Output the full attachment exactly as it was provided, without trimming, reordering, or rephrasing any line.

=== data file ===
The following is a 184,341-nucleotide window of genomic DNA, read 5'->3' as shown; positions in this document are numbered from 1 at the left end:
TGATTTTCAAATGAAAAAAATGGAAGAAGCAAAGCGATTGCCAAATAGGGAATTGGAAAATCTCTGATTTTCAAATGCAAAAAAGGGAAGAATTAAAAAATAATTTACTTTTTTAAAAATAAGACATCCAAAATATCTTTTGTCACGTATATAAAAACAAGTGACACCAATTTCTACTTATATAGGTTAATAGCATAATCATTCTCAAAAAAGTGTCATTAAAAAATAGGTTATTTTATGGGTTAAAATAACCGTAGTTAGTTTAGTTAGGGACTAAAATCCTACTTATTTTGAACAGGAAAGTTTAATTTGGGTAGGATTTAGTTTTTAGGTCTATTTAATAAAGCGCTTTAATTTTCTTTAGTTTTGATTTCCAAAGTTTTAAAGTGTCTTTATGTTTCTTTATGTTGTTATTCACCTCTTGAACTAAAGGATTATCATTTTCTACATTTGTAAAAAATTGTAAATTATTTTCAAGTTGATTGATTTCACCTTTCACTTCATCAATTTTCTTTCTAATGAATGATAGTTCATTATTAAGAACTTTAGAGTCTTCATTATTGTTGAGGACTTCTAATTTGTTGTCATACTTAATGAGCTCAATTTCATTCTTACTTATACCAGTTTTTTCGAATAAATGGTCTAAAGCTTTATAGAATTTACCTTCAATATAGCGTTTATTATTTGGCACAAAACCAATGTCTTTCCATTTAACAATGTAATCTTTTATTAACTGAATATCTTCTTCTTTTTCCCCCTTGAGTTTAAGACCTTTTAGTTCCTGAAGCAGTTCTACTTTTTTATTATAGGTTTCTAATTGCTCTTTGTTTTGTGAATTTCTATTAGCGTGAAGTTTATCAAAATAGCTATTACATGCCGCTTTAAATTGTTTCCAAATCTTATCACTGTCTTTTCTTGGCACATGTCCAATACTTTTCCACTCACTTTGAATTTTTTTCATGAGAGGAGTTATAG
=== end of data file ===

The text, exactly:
The following is a 184,341-nucleotide window of genomic DNA, read 5'->3' as shown; positions in this document are numbered from 1 at the left end:
TGATTTTCAAATGAAAAAAATGGAAGAAGCAAAGCGATTGCCAAATAGGGAATTGGAAAATCTCTGATTTTCAAATGCAAAAAAGGGAAGAATTAAAAAATAATTTACTTTTTTAAAAATAAGACATCCAAAATATCTTTTGTCACGTATATAAAAACAAGTGACACCAATTTCTACTTATATAGGTTAATAGCATAATCATTCTCAAAAAAGTGTCATTAAAAAATAGGTTATTTTATGGGTTAAAATAACCGTAGTTAGTTTAGTTAGGGACTAAAATCCTACTTATTTTGAACAGGAAAGTTTAATTTGGGTAGGATTTAGTTTTTAGGTCTATTTAATAAAGCGCTTTAATTTTCTTTAGTTTTGATTTCCAAAGTTTTAAAGTGTCTTTATGTTTCTTTATGTTGTTATTCACCTCTTGAACTAAAGGATTATCATTTTCTACATTTGTAAAAAATTGTAAATTATTTTCAAGTTGATTGATTTCACCTTTCACTTCATCAATTTTCTTTCTAATGAATGATAGTTCATTATTAAGAACTTTAGAGTCTTCATTATTGTTGAGGACTTCTAATTTGTTGTCATACTTAATGAGCTCAATTTCATTCTTACTTATACCAGTTTTTTCGAATAAATGGTCTAAAGCTTTATAGAATTTACCTTCAATATAGCGTTTATTATTTGGCACAAAACCAATGTCTTTCCATTTAACAATGTAATCTTTTATTAACTGAATATCTTCTTCTTTTTCCCCCTTGAGTTTAAGACCTTTTAGTTCCTGAAGCAGTTCTACTTTTTTATTATAGGTTTCTAATTGCTCTTTGTTTTGTGAATTTCTATTAGCGTGAAGTTTATCAAAATAGCTATTACATGCCGCTTTAAATTGTTTCCAAATCTTATCACTGTCTTTTCTTGGCACATGTCCAATACTTTTCCACTCACTTTGAATTTTTTTCATGAGAGGAGTTATAG